The New York Times, December 2013

Room for Debate: Holiday Parties Are Not Just for the 9 to 5 Set

As some 43 million freelancers can attest, there are lots of advantages to living cubicle-free in the United States. A terrible client is only your boss for so long. Need a beer to get through a mind-numbing memo? No problem! Turning a bar into your office is way better than unlimited access to a copy machine. 

It feels more and more that 9-to-5 culture is as obsolete as a 28.8K modem, but it would be a shame if the venerable American tradition of the holiday office party died along with it.

For the past three years, Brokelyn, the website I edit, has been the co-host, along with two other websites, Greenpointers and the skint, of a No Office Holiday Party, which was created to challenge the notion that debauched seasonal revelry is just for the besuited. After all, don’t people who toil in co-working spaces and coffee shops and apartments also deserve to bask in the pleasures of karaoke, vodka luges and electric sexual tension with people who have similar lives? Shouldn't freelancers be able to celebrate their ability to chase down work like wolves without the peace of mind of an auto-deposit every two weeks?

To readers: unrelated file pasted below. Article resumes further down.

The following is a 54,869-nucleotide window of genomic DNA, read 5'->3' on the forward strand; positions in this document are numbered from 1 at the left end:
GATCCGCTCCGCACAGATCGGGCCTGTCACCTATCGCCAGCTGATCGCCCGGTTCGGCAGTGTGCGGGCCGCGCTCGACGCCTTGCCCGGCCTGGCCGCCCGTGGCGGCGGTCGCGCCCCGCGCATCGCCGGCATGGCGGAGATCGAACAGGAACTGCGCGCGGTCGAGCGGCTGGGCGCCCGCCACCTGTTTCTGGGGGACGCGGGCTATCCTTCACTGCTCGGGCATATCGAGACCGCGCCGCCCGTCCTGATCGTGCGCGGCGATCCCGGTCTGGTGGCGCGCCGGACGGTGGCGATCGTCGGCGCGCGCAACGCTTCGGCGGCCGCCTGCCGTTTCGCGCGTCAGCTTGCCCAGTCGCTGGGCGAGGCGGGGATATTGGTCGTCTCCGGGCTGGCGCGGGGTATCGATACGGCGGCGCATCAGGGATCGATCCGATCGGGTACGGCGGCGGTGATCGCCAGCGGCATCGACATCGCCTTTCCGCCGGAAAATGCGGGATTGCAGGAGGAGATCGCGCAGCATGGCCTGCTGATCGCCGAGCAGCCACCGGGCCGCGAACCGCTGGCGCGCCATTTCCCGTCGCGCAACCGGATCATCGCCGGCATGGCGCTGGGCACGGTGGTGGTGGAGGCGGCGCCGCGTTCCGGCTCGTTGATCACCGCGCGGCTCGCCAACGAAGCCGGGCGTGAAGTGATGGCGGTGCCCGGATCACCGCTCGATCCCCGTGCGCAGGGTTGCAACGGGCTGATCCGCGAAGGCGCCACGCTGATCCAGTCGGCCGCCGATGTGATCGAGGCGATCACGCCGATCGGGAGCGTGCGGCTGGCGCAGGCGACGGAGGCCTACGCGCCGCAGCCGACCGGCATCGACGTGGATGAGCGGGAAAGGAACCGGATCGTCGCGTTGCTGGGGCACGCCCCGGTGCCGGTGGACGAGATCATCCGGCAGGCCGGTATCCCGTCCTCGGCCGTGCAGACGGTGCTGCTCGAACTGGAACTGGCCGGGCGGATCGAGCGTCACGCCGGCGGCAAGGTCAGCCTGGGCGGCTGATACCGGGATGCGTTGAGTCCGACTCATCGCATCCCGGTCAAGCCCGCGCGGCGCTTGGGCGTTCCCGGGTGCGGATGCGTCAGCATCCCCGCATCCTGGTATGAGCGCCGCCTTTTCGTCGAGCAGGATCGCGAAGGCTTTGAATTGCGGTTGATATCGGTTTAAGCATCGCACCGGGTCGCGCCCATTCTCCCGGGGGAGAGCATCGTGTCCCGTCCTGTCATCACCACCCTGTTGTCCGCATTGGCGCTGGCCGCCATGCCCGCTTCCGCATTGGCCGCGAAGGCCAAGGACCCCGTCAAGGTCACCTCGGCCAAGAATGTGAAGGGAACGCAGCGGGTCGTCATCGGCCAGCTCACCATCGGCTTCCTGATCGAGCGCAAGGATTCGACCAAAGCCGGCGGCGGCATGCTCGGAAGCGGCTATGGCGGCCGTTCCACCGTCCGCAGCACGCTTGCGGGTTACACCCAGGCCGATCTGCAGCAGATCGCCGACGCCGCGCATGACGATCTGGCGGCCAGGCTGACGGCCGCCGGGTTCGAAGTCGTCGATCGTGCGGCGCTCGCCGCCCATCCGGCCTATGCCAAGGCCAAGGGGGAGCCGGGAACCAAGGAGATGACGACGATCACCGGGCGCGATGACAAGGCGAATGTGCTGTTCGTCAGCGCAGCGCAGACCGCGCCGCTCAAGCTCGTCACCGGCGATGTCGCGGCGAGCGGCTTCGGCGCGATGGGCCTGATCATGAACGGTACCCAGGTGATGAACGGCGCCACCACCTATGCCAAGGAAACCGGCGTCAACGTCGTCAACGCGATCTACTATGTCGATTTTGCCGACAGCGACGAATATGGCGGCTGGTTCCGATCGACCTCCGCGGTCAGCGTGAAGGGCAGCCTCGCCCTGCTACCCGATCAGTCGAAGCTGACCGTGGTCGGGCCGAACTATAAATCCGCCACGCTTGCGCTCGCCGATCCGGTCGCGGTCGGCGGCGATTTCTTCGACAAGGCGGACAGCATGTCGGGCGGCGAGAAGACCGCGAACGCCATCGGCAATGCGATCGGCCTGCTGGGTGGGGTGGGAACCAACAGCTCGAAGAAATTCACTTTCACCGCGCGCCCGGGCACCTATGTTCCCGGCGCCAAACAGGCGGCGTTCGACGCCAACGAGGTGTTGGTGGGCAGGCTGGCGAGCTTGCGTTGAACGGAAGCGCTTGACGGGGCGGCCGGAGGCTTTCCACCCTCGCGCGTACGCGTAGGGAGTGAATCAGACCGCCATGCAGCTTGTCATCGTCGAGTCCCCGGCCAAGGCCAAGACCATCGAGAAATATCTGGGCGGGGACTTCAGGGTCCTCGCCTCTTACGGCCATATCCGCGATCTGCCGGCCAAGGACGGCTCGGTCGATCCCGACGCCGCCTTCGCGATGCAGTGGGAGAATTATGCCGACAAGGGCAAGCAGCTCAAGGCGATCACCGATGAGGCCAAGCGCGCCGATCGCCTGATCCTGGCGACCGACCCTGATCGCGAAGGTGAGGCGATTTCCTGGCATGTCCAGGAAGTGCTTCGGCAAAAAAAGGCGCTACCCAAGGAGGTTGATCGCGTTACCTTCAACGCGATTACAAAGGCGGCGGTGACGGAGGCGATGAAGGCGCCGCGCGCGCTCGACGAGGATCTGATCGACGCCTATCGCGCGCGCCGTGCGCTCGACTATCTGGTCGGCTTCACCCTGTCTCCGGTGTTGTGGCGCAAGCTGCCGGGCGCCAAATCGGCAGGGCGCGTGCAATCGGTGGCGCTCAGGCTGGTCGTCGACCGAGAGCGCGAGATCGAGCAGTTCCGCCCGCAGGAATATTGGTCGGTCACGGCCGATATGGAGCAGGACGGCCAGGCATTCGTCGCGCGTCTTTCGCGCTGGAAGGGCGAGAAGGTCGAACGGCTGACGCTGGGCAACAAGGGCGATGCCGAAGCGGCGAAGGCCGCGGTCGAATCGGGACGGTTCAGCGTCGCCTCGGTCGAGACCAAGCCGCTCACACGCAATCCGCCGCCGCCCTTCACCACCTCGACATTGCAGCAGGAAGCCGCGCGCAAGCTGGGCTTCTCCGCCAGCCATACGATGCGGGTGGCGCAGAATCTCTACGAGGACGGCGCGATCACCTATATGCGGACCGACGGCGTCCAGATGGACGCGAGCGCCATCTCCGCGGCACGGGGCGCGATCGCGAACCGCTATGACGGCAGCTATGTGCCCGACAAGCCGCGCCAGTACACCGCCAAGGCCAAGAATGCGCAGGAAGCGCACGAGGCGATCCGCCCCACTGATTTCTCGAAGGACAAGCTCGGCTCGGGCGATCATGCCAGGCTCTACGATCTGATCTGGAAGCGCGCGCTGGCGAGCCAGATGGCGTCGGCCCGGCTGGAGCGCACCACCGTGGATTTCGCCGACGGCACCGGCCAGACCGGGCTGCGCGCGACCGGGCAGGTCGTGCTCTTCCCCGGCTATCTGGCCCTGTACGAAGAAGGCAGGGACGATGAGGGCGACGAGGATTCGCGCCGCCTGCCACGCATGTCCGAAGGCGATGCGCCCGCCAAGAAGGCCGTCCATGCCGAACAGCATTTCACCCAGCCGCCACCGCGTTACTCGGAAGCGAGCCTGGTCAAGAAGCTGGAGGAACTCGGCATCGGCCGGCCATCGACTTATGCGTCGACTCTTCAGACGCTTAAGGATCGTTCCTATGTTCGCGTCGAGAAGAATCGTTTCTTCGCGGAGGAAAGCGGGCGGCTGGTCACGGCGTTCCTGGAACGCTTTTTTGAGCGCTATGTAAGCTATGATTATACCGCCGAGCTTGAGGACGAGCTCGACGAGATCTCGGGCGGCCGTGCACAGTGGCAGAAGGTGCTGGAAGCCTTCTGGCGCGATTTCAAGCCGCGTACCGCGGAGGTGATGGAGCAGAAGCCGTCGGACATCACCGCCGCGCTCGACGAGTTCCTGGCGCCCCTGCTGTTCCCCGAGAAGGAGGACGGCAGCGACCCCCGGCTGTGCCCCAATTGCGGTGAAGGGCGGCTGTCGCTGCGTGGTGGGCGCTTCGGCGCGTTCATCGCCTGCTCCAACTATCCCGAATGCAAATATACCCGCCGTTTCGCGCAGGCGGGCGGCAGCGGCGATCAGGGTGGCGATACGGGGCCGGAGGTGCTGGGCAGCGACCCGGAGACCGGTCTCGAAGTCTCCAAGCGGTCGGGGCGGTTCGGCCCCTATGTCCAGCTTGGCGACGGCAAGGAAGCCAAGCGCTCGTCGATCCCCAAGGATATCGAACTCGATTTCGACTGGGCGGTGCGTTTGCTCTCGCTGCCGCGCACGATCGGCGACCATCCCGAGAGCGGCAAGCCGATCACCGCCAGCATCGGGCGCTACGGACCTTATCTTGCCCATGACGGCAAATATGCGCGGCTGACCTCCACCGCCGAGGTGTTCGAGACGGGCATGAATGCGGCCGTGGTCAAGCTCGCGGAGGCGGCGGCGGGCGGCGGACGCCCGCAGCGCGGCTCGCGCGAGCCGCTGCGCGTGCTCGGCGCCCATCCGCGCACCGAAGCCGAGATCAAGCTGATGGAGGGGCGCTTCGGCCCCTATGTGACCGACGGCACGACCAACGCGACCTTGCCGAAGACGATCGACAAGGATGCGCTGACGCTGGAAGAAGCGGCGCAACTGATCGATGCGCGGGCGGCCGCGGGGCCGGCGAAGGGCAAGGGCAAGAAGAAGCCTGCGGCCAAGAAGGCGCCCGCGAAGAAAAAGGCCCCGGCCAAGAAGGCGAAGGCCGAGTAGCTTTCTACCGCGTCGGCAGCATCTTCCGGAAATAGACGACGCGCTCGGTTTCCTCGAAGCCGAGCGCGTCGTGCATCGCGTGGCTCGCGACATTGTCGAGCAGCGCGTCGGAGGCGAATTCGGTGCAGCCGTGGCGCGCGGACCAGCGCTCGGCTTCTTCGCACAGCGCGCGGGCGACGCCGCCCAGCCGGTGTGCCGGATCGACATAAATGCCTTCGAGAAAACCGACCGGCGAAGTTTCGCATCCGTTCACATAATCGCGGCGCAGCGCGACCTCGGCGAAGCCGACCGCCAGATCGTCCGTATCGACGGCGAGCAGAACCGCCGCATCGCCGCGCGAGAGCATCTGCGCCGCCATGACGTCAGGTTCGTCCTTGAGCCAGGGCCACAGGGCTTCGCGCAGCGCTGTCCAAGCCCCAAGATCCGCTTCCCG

Oh sure you could network at our party, but why bother when you can also make a pass at someone, content in the knowledge that you won’t have to see them at a sales meeting tomorrow? While an office party can be fun, it can be so much more fun when there aren’t professional consequences for going overboard on the punch or taking out an unsuspecting row of party goers with a surprise stage dive during your karaoke song.

Plus, freelancers need to celebrate and blow off steam too, because we’ve worked hard — often harder than anyone else. Sure, there's a social aspect of office life we miss out on, good and bad: smoke breaks, complaining about the Knicks at the water cooler, ridiculous arguments over where to place our lunch orders. But then we remember we can take a nap at 2 p.m. and forget all about it. 

At the "No Office Holiday Party," we’re celebrating not just the holidays but the young laptop nomads, coffee shop dwellers and gig workers who chisel away at their passion project in the cracks between babysitting or stocking chickpeas. Working alone doesn't mean you actually are alone. And besides, not having to go into an office the next day means not having to combine a hangover with fluorescent lights.